Currently browsing posts filed under "Alan White"
There are two types of bouncers. There is the big, scary dude in a biker jacket who curses at everyone, keeps people he has personal gripes with out of the bar for no good reason, and tries to be intimidating by virtue of his girth. And then, there is Patrick Swayze in “Roadhouse.” If you want to be a bouncer that makes Ephblog a better place, rather than the petulant bitch fest it often turns into, I suggest you forego the prior model of bouncer-dom, and BLS (be like Swayze).
I apologize for my seeming inability to cease my involvement in this idiotic discussion. But I felt that my Swayze epiphany warranted sharing.
Indeed! Surely this is the Eph-epiphany of the month. Consider:
New EphBlog motto: Where no one is too stupid to have a good time!
Swayze-aficionados will recall that the Dalton character was a philosophy major. Alas, he attended NYU and not Williams, although, if memory serves, Professor Alan White ran his 300-level seminars in a similar fashion. Perhaps this was what he meant that time in PHIL 308: After Philosophy in the spring of 1988.
[Insert Ken Thomas lecture (in German!) about After Virtue by Alasdair MacIntyre.]
PS. And, obviously, one sign that you are a great professor is that your students remember your classes more than 20 years later . . .
PPS. Post edited by request.
I take there to be (at least) two statistical-significance issues relevant to the question of whether, particularly at small liberal-arts colleges like Williams, evaluations should be made public. One is that enrollments in at least many and perhaps (I don’t know) the majority of courses taught at Williams are low enough that (we’re told by our statistician) the results of the evaluations aren’t statistically significant (my recollection is that statistical significance requires N greater than 20; all of our writing-intensive courses, all of our tutorials, and almost all courses taught in my department are smaller than that). A second is that it can be and has not infrequently been the case that scores can fall in the second quintile or the fourth quintile without their differences from the mean being statistically significant (this can also happen with first- and fifth-quintile scores, though I have no clear recollections of having seen that happen).
I don’t think that your statistician (Chris Winters? Dick De Veaux?) has made himself correctly understood.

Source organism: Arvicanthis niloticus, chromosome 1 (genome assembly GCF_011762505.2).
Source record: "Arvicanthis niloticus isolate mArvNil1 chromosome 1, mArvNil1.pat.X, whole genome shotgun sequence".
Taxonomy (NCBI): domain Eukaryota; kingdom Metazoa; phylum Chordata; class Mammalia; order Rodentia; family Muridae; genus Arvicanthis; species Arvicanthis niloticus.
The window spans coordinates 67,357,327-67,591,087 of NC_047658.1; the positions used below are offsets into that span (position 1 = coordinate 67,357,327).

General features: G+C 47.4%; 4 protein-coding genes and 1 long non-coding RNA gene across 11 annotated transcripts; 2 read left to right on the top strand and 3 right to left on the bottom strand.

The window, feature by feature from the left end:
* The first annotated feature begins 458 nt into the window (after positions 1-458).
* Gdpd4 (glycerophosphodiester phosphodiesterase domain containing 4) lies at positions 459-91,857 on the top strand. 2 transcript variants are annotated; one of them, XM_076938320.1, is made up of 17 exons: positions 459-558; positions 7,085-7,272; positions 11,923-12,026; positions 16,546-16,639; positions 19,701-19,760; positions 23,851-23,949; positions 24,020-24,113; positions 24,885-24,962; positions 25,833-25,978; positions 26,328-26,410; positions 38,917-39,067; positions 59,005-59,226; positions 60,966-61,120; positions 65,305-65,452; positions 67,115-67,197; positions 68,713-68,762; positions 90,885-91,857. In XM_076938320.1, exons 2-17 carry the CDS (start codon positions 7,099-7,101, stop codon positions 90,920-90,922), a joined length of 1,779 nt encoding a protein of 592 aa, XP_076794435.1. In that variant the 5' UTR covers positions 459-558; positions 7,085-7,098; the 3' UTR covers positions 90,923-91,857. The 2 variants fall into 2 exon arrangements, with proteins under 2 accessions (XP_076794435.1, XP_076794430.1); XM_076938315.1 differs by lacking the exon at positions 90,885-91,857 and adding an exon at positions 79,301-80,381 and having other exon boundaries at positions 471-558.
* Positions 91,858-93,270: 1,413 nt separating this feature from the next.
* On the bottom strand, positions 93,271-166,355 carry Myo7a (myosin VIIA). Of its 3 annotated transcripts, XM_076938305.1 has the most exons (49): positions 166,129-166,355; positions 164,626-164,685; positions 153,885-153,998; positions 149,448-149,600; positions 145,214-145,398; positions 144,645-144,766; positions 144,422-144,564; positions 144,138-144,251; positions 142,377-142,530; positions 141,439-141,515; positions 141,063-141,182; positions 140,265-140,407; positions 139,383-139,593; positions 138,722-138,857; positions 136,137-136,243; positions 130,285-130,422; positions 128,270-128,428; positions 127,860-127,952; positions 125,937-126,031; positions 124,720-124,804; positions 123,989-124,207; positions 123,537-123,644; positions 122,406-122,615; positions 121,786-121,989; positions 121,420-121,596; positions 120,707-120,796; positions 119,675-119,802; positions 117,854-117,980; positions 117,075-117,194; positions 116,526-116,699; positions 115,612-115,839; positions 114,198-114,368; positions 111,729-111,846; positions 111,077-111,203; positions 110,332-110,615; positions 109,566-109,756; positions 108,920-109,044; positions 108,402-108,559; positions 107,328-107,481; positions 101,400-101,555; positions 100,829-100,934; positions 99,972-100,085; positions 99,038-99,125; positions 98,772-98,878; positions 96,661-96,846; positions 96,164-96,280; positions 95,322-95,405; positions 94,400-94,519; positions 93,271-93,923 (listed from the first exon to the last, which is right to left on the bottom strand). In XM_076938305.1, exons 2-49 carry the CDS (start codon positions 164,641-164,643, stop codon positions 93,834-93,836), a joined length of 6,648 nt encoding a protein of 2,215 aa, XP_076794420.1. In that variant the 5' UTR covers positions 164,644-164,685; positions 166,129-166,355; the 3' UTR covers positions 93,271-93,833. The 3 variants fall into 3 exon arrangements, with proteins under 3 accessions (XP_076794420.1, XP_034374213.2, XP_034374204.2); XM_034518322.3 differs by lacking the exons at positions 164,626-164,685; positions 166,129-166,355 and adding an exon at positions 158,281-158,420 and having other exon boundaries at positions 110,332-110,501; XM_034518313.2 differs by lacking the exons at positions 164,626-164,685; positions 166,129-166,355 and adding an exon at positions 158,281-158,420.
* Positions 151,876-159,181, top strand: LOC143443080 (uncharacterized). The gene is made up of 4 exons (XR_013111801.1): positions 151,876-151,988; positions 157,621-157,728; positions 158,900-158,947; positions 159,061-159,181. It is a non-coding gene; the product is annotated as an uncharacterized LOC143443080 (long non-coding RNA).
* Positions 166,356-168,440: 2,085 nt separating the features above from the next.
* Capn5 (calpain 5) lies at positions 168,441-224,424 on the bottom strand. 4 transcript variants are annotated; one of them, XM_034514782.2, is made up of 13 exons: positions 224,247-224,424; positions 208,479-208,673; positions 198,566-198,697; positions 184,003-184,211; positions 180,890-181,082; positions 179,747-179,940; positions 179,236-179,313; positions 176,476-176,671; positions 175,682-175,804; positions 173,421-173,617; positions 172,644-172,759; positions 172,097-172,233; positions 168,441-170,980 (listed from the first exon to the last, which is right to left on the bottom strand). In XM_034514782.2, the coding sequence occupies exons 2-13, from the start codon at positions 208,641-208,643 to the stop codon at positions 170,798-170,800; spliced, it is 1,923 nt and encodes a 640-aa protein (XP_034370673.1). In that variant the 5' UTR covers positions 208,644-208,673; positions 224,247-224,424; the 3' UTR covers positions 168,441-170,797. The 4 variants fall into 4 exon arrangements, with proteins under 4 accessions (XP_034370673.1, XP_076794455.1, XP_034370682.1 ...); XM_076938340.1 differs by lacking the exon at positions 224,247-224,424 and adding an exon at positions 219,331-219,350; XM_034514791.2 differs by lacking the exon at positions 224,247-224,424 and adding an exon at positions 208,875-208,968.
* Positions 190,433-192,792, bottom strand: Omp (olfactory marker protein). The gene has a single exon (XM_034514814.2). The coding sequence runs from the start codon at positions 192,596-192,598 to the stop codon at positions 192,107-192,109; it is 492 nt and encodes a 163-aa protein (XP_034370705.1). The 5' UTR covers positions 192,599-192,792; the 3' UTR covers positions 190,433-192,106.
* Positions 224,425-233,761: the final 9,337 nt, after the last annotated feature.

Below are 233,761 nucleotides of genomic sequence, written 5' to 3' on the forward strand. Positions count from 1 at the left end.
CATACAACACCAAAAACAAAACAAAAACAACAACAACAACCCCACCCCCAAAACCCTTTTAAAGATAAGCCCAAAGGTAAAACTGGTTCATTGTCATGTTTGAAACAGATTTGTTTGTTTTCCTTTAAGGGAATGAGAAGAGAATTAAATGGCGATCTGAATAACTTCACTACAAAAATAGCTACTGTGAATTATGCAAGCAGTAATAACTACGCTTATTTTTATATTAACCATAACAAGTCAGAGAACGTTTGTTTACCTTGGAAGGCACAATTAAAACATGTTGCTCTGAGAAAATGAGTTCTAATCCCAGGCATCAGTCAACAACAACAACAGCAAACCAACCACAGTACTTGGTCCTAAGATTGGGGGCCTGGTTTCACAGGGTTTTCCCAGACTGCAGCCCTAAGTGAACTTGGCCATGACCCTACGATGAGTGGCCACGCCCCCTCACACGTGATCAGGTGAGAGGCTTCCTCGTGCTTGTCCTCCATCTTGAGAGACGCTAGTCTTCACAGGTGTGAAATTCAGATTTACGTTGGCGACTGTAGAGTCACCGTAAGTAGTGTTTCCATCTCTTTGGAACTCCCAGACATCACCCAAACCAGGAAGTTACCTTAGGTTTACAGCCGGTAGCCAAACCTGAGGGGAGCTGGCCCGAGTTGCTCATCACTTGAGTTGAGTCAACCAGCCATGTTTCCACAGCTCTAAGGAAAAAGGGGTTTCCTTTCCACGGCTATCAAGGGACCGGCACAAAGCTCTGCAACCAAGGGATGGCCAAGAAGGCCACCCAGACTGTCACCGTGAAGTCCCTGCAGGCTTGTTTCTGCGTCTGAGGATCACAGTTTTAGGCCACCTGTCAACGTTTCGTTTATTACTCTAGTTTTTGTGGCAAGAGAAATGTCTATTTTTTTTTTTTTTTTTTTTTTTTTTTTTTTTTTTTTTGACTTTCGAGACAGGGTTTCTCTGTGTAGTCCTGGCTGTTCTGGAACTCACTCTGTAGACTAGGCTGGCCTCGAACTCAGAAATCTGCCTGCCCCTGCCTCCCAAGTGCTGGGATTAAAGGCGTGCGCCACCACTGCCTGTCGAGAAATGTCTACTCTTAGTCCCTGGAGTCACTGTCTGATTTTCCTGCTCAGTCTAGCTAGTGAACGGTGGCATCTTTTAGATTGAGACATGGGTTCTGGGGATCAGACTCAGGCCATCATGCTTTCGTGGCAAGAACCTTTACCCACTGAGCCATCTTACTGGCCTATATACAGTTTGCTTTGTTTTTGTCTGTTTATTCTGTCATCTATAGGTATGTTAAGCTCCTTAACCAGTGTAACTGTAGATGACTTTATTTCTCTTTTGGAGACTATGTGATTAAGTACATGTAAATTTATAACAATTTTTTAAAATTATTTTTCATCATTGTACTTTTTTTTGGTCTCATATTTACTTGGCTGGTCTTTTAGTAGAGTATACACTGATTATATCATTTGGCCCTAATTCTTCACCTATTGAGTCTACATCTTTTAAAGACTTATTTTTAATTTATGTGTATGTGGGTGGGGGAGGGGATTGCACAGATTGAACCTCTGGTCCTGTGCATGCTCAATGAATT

First, statistical significance is poor guide here. The issue is not: Does a t-test reject the null hypothesis at the 5% level of significance that student satisfaction with course X is the same as student satisfaction with course Y? The issue is: Does having access to student class ratings help students to pick between course X and Y? The answer to the first question does depend on sample size and is influenced by the narrow range of scores typically awarded. The answer to the second question is Yes, for almost any sample size. More data leads to better decisions even if that data is not statistical significant. (If that isn’t obvious, I can elaborate in the comments.)
Second, even if the numbers for a single question are not statistically significant, there are multiple dimensions on which students rate classes/professors. A class that gets 4s from most students in one category may not be significantly different than a class that gets 3s. But if the first class gets 4s in every category then the increase in N will probably reject the null hypothesis.
Third, even if you want to focus on a single measure, we have data for multiple classes and multiple years for the same professor (and multiple professors over multiple years for the same class). Consider Professor Sam Crane. Imagine that he gets high rating for a single small seminar. That, alone might not tell us much. But we should also have data for Sam from other classes and for other years. With this information (and assuming that it shows high marks across the board, as I bet it does), we can be fairly certain that Sam will receive excellent ratings in his small seminar next semester.